The Many, Many Deer of Mayne Island

When driving down a Mayne Island road in the evenings, it’s common to see deer in the headlights – many, many deer. As with most of the Gulf Islands, Mayne has more deer than are ecologically sustainable. European colonization has reduced human hunting and removed predators from this area. As a result, deer populations have grown dramatically. In addition to high densities of native black-tailed deer, European fallow deer have been present and expanding as an invasive species since the early 1990s. This island is too small to support so many hungry deer without a cost. Plant diversity and the creatures that depend on healthy forests for survival are paying the price for deer overbrowsing.

European fallow deer are an invasive species on Mayne Island. Photo: Tony Hisgett

Black-tailed deer are overabundant in the Gulf Islands. Photo: Jason Headley

What Does Deer Browse Look Like?

Have you ever noticed leaves or stems with torn, jagged edges? Deer have incisors (the teeth used for cutting) at the front of their bottom jaw and none on their top jaw, which results in this tearing pattern.

The right image shows deer browse, where the stem has been shredded. The left image, with a clean cut, is the result of a rabbit or rodent with incisors on both jaws. Photo: Washington Department of Fish and Wildlife

Deer are the only large herbivore roaming wild on Mayne Island, and signs of browsing can be seen on a wide variety of native plants. One study on deer browse in the Gulf Islands found that deer tend to favour honeysuckles, Nootka roses, snowberries, arbutus trees and saskatoons. Once these foods are scarce, deer move on to less desirable food sources, such as the sword ferns below.

Although deer prefer other plants, they’ll eat the tops of sword ferns if preferable foods have already been eaten.

Signs of Overbrowse

Overbrowse happens when deer browsing is so intense that it harms the ecosystem. Some signs of overbrowse are not obvious at first. When you wander through the forest at Mt. Parke or St. John Point, there’s a lack of understory plant diversity – and in more severe cases, there’s no understory at all. These days it’s hard to find shrubs that were once common, such as saskatoon and oceanspray. Salal and Oregon grape are the only understory plants left in some areas, as deer prefer not to eat these shrubs. However, even some “deer resistant” plants will be eaten when deer are desperate for food.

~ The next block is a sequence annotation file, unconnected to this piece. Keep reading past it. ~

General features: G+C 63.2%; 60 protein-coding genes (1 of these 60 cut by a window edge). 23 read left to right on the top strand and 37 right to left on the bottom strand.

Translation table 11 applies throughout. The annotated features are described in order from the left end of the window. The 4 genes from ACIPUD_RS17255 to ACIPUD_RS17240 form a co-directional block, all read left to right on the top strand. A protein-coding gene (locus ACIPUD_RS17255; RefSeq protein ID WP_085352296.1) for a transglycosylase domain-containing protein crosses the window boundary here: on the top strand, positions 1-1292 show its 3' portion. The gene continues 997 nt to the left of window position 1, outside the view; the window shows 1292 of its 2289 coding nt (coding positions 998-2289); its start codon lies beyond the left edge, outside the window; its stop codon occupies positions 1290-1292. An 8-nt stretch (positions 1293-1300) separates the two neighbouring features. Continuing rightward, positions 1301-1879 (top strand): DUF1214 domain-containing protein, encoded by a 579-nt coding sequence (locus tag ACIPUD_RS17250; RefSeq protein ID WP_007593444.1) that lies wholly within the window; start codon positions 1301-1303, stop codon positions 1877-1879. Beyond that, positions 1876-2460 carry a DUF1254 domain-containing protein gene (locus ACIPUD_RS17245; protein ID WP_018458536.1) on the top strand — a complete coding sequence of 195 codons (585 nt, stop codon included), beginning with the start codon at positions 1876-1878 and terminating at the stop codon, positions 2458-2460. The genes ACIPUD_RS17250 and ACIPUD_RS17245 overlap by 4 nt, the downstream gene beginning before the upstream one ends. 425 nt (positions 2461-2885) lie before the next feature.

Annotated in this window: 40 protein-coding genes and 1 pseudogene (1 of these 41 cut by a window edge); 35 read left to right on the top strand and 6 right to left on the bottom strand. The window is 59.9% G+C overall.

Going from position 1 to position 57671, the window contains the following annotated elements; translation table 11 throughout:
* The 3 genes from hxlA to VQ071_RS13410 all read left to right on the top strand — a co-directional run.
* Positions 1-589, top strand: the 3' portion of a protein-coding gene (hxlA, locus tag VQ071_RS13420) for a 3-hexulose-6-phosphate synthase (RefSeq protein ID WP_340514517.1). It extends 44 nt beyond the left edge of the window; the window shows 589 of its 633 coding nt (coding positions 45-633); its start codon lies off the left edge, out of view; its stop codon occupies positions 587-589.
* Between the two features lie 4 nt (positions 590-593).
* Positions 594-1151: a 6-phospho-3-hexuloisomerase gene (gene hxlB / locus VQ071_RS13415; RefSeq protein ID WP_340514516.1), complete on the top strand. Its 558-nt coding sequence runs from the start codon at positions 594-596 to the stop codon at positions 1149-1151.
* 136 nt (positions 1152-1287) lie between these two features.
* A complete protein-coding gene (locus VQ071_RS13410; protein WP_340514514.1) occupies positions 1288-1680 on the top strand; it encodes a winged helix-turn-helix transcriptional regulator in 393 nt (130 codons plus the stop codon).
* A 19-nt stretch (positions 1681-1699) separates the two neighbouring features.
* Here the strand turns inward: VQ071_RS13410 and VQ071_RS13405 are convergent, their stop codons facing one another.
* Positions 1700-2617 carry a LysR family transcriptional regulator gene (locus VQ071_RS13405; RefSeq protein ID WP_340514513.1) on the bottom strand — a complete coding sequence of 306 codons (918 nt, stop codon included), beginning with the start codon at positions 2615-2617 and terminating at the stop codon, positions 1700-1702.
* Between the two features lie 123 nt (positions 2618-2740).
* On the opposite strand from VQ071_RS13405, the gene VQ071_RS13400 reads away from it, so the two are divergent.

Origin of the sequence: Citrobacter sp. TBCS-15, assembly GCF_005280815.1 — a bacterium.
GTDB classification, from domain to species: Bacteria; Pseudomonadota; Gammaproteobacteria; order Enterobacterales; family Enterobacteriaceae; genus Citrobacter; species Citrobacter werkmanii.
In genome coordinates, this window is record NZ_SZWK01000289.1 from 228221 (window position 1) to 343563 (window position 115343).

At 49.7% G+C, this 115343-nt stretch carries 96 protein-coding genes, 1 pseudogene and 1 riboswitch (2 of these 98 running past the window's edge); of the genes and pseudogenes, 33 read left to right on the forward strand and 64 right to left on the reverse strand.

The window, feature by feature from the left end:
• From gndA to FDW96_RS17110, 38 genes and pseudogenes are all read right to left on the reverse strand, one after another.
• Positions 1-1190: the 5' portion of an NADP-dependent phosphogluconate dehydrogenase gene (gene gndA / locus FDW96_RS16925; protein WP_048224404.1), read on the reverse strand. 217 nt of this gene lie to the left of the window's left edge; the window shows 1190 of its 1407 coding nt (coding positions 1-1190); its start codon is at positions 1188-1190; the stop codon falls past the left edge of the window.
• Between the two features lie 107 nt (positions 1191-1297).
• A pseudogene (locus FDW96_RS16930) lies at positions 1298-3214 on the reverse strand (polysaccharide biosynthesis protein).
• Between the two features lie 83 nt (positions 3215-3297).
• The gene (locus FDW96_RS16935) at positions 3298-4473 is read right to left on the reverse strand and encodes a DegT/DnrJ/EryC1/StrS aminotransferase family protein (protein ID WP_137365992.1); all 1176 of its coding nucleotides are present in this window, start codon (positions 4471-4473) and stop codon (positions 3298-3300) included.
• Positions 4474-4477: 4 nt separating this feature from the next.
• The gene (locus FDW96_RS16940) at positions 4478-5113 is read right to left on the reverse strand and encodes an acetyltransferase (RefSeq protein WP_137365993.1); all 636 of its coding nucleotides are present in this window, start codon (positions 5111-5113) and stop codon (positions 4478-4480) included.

Oceanspray (on the left) and saskatoon (on the right) are favourite foods for deer.

In areas where deer are overabundant, browse lines appear on trees and shrubs. Deer can only reach up to a certain height – normally about 1.2 m – and all vegetation below will be stripped off the plant. In heavily browsed areas, young tree branches can only be seen above the browse line, where deer can’t reach.  

Another sign of deer overbrowse is a lack of seedlings and young trees. When seedlings are eaten before they can establish, it prevents forest regeneration from occuring. Generations of new trees have been lost to Mayne’s overabundant deer.

Overbrowsing Impacts Forests and Songbirds

Quiet forests might also be a sign of deer overbrowse. Decreases in songbird diversity and abundance have been linked to overabundant populations of deer, as seen in studies in the Gulf Islands and Haida Gwaii. Songbirds are dependent on forest understories for food, nesting, and shelter. With too many deer in one area, the forest understory disappears. As a result, the birds that depend on understory plants to thrive (think Rufous hummingbirds and song sparrows, among others) disappear too.

Watching for Overbrowsing

Next time you’re out in the forests of Mayne, take a look for signs of overbrowsing. Do you see browse lines where no tree branches grow below 1.2 m? Can you find ferns that are missing the tips of their fronds? Do you see the jagged edges where new buds have been nibbled off of seedlings?

Lower deer densities are required for the health of native plants and animals on Mayne, including rufous hummingbirds. Photo: Jason Headley

What can we do?

The Mayne Island Conservancy protects our restoration sites by setting up deer fences in areas where we plant native shrubs and trees. These fences will remain in place until the plants are large enough to weather browsing by deer. In the long term, deer populations will have to decrease greatly if Mayne Island’s biodiversity is to recover and flourish. Meanwhile, the Conservancy will continue educating our community on the importance of plant abundance and diversity for healthy forests, and on the negative impacts of overabundant deer on local ecosystems.

A deer fence at St. John Point has made all the difference for biodiversity, after just one growing season. Deer fences offer native plants the chance to recover from deer browsing, but are not a permanent solution to overabundant deer.  

Further Reading


Jack Ryder · October 2, 2021 at 8:40 am

Enjoyed reading that, thanks 🙂

Herbie Rochet · October 2, 2021 at 1:57 pm

A valuable article… well written and illustrated! Thank you!

Sheila Drew · October 20, 2021 at 3:13 pm

Great article. Very interesting. Thank you

Rosemary Cornell · October 30, 2021 at 7:56 pm

Thank-you for writing the letter about the serious deer problem to the Minister of Forests, and other ministers, including George Heyman, who has a home on Mayne.

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